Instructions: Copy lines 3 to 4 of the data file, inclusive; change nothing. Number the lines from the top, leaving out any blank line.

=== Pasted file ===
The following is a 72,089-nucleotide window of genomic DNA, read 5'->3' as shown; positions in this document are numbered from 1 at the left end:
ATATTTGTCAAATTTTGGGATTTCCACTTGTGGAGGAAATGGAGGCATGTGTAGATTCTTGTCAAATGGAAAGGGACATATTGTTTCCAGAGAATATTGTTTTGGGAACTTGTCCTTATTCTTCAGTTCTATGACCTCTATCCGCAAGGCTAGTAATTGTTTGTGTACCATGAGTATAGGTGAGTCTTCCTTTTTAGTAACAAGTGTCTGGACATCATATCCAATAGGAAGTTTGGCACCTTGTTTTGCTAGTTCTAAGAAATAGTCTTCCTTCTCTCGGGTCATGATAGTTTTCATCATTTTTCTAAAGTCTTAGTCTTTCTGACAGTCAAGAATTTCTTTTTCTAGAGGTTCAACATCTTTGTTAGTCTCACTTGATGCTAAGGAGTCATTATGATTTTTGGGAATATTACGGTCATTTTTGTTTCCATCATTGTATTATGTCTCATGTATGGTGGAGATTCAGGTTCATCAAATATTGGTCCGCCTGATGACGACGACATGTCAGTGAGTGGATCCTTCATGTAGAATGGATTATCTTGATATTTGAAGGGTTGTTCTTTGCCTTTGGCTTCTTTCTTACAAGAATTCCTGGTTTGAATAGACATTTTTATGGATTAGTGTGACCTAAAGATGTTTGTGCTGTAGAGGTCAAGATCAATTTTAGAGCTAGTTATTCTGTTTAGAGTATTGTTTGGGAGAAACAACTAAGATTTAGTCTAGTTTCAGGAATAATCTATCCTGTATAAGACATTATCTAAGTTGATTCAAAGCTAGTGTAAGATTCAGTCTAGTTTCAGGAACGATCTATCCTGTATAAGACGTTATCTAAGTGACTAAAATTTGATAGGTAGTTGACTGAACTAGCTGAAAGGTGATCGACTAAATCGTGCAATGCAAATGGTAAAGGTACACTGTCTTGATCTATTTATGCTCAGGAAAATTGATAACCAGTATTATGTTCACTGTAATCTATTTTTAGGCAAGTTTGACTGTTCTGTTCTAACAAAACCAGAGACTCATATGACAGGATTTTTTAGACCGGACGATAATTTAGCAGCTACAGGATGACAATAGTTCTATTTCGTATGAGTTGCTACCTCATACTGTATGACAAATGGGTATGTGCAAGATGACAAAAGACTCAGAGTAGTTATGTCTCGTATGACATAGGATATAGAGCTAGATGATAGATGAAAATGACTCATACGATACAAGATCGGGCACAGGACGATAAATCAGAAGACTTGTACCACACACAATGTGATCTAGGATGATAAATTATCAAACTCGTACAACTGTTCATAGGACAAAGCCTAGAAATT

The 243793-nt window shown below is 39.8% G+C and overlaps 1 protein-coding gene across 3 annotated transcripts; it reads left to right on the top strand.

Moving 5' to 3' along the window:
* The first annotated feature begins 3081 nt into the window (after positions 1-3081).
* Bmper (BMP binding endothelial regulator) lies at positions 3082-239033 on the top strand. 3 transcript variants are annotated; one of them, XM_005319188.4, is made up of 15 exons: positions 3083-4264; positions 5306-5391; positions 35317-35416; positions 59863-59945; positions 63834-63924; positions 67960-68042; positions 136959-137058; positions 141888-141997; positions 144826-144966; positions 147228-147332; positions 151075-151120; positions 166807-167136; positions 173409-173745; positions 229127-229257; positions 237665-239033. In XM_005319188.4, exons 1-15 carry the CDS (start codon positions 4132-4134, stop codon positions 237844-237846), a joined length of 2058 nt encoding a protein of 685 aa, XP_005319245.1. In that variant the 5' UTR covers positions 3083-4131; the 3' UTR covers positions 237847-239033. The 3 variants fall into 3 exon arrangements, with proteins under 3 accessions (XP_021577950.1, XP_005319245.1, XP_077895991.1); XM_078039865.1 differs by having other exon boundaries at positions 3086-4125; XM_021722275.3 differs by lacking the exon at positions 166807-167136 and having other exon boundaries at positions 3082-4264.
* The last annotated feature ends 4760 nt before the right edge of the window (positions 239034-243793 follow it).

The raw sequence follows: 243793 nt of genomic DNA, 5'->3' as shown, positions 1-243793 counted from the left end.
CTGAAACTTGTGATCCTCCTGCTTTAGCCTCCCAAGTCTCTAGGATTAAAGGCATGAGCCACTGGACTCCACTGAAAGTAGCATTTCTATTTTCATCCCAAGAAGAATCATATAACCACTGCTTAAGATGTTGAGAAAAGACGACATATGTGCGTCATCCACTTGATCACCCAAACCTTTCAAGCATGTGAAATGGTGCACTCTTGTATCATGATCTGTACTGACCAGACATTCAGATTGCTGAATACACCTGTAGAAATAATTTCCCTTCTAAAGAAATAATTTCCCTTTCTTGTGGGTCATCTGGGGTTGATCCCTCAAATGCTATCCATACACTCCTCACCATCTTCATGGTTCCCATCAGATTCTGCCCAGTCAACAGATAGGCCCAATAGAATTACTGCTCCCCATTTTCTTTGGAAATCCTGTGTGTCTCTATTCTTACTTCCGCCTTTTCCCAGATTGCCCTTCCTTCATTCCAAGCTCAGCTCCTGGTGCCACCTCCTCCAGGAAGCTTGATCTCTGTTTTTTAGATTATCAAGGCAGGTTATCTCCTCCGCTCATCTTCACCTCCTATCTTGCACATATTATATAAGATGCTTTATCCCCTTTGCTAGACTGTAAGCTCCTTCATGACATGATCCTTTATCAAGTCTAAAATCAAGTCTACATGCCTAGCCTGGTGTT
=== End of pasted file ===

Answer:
The 243793-nt window shown below is 39.8% G+C and overlaps 1 protein-coding gene across 3 annotated transcripts; it reads left to right on the top strand.

Moving 5' to 3' along the window: